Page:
Introducing Central Tian Shan
Tian Shan means 'Celestial Mountains' in Chinese and the range does indeed achieve a most heavenly majesty at Kyrgyzstan's easternmost tip. Here, a knot of immense summits culminate in 7439m Pik Pobedy (Victory Peak), the second-highest peak in the former USSR. But though it's slightly shorter, the gracious pyramidal form of 7010m Khan Tengri (Sky Ruler) makes it possibly the most stunningly beautiful of all the region's peaks. Locals call it ‘Blood Mountain’ due to a crimson hue it often adopts at sunset.
Though reported by 7th-century Chinese explorer Xuan Zang, Khan Tengri was not climbed until 1931 (by a Ukrainian team). Rumbling westwards from both sides of the mountain is the 60km-long Inylchek (Engilchek) Glacier embracing an entire rampart of giant peaks and tributary glaciers. North of where the two arms meet, iceberg-filled lakes are named after Austrian explorer Gottfried Merzbacher who happened upon the lower one in 1903. What makes the lakes unusual is that most summers in early August, their ice banks burst sending a flood of icy water exploding down into the Inylchek River below.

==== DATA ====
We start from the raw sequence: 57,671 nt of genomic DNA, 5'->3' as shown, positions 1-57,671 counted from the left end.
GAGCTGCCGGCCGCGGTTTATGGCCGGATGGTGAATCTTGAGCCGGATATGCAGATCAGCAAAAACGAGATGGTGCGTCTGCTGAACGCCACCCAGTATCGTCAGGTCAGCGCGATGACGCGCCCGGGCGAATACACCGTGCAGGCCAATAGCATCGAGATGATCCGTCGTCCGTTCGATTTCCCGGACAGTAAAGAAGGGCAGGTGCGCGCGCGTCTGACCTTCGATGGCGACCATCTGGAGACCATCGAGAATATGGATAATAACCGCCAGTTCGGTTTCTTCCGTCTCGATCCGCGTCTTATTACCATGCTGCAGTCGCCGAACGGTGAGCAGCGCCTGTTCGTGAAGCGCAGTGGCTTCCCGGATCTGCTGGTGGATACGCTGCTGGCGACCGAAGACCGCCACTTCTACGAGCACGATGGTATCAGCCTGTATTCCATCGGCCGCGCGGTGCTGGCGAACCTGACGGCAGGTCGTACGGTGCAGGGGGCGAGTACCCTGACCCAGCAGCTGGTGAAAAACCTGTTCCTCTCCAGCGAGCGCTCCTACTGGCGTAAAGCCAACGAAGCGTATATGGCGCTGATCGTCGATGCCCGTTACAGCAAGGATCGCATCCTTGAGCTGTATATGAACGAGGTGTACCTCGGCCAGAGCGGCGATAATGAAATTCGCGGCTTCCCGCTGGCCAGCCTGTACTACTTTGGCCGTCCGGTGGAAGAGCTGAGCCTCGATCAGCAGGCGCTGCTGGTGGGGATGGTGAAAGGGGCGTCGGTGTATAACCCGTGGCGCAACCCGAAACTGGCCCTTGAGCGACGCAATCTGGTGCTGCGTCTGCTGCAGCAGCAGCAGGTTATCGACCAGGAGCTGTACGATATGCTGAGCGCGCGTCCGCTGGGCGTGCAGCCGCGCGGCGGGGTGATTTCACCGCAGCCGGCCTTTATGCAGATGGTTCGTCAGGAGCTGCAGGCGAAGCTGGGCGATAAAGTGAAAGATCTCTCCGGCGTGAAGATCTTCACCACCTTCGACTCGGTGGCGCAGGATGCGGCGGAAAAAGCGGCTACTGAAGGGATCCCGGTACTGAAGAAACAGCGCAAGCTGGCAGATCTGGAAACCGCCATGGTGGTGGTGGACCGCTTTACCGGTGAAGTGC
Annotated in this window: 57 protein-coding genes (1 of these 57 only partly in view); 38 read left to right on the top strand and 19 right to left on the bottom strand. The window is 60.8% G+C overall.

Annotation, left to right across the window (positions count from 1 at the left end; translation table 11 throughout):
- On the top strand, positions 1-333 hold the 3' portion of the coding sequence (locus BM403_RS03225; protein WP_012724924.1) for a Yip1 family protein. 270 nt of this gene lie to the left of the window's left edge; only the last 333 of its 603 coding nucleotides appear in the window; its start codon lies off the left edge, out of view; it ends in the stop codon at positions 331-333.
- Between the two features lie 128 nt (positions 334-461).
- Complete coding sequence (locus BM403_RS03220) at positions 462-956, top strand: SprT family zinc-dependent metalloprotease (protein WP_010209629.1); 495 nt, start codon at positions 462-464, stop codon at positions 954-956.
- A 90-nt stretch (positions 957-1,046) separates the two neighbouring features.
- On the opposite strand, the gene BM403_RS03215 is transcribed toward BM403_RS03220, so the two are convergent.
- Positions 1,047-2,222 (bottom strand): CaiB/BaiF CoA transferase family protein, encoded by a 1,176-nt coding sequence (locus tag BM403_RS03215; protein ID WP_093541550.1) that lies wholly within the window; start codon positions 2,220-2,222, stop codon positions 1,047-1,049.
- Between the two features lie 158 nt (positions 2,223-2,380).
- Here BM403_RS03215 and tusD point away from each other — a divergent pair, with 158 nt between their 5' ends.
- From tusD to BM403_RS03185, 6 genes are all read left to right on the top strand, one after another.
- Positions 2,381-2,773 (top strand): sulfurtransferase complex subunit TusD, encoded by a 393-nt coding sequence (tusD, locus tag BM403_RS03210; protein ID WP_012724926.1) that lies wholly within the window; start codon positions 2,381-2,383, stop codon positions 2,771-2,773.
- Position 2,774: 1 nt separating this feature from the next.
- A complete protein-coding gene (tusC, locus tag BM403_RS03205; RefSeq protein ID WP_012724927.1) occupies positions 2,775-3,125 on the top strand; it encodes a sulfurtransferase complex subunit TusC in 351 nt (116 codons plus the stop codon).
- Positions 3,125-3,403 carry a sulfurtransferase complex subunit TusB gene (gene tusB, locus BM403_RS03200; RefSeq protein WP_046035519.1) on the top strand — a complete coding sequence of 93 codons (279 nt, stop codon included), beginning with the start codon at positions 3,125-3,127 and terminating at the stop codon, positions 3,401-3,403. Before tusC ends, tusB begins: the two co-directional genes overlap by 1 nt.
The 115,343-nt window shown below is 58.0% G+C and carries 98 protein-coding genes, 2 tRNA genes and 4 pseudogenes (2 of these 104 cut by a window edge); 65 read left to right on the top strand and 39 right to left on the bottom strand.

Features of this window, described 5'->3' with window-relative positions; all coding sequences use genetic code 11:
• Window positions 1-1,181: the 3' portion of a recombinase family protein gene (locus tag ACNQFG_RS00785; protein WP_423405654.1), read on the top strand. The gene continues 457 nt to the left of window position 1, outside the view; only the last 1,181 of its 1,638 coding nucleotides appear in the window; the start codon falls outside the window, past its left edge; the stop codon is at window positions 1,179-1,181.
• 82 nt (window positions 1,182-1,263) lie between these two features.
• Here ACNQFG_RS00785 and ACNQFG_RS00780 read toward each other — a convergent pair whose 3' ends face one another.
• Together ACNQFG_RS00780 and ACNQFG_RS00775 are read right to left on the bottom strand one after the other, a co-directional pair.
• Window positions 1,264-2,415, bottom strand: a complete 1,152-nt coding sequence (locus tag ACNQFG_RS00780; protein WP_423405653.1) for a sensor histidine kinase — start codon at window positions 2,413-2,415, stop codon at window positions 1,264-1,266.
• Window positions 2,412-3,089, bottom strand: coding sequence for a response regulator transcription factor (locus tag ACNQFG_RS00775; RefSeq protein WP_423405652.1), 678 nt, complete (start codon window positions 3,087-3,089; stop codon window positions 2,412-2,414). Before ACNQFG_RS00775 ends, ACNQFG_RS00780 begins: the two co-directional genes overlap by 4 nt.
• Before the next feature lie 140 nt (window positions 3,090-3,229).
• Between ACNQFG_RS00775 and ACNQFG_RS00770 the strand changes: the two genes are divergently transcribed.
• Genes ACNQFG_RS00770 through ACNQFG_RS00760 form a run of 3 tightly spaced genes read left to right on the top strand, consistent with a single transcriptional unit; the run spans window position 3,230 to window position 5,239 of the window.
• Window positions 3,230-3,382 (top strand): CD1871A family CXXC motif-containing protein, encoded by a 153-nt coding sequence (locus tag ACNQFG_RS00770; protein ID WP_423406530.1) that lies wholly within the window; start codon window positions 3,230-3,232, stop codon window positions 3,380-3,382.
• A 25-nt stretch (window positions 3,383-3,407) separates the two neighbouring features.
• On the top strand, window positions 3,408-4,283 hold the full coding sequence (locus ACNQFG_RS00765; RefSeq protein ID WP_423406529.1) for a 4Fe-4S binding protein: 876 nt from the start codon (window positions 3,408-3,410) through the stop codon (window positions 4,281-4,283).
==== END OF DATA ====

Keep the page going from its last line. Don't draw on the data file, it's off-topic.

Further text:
The central Tian Shan is Central Asia’s premier territory for serious trekking and mountaineering. But beware: